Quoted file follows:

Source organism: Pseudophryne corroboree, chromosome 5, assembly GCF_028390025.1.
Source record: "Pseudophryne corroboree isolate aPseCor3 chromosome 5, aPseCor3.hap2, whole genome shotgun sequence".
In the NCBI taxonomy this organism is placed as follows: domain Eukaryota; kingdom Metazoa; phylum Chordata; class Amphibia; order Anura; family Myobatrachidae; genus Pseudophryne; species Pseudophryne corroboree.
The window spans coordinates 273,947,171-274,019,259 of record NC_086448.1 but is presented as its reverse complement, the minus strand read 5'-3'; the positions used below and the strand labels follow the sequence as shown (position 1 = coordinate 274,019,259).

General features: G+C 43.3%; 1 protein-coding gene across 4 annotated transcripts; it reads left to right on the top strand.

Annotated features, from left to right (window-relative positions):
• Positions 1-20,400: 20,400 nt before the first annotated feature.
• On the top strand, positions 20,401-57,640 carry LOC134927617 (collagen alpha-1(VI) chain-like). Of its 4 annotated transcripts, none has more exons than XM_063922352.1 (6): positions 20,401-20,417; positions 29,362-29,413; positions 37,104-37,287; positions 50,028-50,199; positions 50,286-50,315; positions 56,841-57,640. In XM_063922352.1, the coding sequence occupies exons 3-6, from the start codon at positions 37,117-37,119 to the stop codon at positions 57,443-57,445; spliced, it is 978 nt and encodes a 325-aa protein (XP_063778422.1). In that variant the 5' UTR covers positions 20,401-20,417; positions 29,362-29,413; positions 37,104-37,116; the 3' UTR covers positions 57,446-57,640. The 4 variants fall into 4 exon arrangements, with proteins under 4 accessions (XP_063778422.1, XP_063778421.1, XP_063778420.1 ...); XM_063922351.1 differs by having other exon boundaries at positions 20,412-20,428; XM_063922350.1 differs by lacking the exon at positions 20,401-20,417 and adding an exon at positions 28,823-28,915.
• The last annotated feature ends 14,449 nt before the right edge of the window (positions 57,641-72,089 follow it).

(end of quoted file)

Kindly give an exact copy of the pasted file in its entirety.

Source organism: Pseudophryne corroboree, chromosome 5, assembly GCF_028390025.1.
Source record: "Pseudophryne corroboree isolate aPseCor3 chromosome 5, aPseCor3.hap2, whole genome shotgun sequence".
In the NCBI taxonomy this organism is placed as follows: domain Eukaryota; kingdom Metazoa; phylum Chordata; class Amphibia; order Anura; family Myobatrachidae; genus Pseudophryne; species Pseudophryne corroboree.
The window spans coordinates 273,947,171-274,019,259 of record NC_086448.1 but is presented as its reverse complement, the minus strand read 5'-3'; the positions used below and the strand labels follow the sequence as shown (position 1 = coordinate 274,019,259).

General features: G+C 43.3%; 1 protein-coding gene across 4 annotated transcripts; it reads left to right on the top strand.

Annotated features, from left to right (window-relative positions):
• Positions 1-20,400: 20,400 nt before the first annotated feature.
• On the top strand, positions 20,401-57,640 carry LOC134927617 (collagen alpha-1(VI) chain-like). Of its 4 annotated transcripts, none has more exons than XM_063922352.1 (6): positions 20,401-20,417; positions 29,362-29,413; positions 37,104-37,287; positions 50,028-50,199; positions 50,286-50,315; positions 56,841-57,640. In XM_063922352.1, the coding sequence occupies exons 3-6, from the start codon at positions 37,117-37,119 to the stop codon at positions 57,443-57,445; spliced, it is 978 nt and encodes a 325-aa protein (XP_063778422.1). In that variant the 5' UTR covers positions 20,401-20,417; positions 29,362-29,413; positions 37,104-37,116; the 3' UTR covers positions 57,446-57,640. The 4 variants fall into 4 exon arrangements, with proteins under 4 accessions (XP_063778422.1, XP_063778421.1, XP_063778420.1 ...); XM_063922351.1 differs by having other exon boundaries at positions 20,412-20,428; XM_063922350.1 differs by lacking the exon at positions 20,401-20,417 and adding an exon at positions 28,823-28,915.
• The last annotated feature ends 14,449 nt before the right edge of the window (positions 57,641-72,089 follow it).